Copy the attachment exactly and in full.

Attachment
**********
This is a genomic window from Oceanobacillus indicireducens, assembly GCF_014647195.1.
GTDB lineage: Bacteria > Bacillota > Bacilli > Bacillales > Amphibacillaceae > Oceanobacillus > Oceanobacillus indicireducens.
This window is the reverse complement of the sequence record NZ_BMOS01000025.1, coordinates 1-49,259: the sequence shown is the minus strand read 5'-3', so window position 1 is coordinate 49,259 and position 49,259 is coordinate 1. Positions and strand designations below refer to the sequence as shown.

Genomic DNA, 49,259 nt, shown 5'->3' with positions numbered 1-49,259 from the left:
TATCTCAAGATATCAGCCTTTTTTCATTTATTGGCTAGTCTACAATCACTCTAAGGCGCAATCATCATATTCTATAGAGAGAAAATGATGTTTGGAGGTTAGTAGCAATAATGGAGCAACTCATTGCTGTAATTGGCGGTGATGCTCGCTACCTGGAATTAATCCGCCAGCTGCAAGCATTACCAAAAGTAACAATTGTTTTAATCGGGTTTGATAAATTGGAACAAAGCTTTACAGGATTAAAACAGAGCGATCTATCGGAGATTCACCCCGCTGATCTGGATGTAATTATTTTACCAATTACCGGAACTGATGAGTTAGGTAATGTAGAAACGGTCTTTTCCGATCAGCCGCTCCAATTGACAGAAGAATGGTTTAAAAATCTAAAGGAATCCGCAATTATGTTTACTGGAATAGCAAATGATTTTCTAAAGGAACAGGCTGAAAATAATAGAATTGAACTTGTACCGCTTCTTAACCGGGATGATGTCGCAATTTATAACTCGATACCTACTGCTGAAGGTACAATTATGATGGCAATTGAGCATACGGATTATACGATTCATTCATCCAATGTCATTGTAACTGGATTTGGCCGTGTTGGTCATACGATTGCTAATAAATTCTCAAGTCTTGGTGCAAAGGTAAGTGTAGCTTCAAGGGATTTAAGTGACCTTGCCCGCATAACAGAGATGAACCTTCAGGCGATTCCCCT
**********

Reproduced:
This is a genomic window from Oceanobacillus indicireducens, assembly GCF_014647195.1.
GTDB lineage: Bacteria > Bacillota > Bacilli > Bacillales > Amphibacillaceae > Oceanobacillus > Oceanobacillus indicireducens.
This window is the reverse complement of the sequence record NZ_BMOS01000025.1, coordinates 1-49,259: the sequence shown is the minus strand read 5'-3', so window position 1 is coordinate 49,259 and position 49,259 is coordinate 1. Positions and strand designations below refer to the sequence as shown.

Genomic DNA, 49,259 nt, shown 5'->3' with positions numbered 1-49,259 from the left:
TATCTCAAGATATCAGCCTTTTTTCATTTATTGGCTAGTCTACAATCACTCTAAGGCGCAATCATCATATTCTATAGAGAGAAAATGATGTTTGGAGGTTAGTAGCAATAATGGAGCAACTCATTGCTGTAATTGGCGGTGATGCTCGCTACCTGGAATTAATCCGCCAGCTGCAAGCATTACCAAAAGTAACAATTGTTTTAATCGGGTTTGATAAATTGGAACAAAGCTTTACAGGATTAAAACAGAGCGATCTATCGGAGATTCACCCCGCTGATCTGGATGTAATTATTTTACCAATTACCGGAACTGATGAGTTAGGTAATGTAGAAACGGTCTTTTCCGATCAGCCGCTCCAATTGACAGAAGAATGGTTTAAAAATCTAAAGGAATCCGCAATTATGTTTACTGGAATAGCAAATGATTTTCTAAAGGAACAGGCTGAAAATAATAGAATTGAACTTGTACCGCTTCTTAACCGGGATGATGTCGCAATTTATAACTCGATACCTACTGCTGAAGGTACAATTATGATGGCAATTGAGCATACGGATTATACGATTCATTCATCCAATGTCATTGTAACTGGATTTGGCCGTGTTGGTCATACGATTGCTAATAAATTCTCAAGTCTTGGTGCAAAGGTAAGTGTAGCTTCAAGGGATTTAAGTGACCTTGCCCGCATAACAGAGATGAACCTTCAGGCGATTCCCCT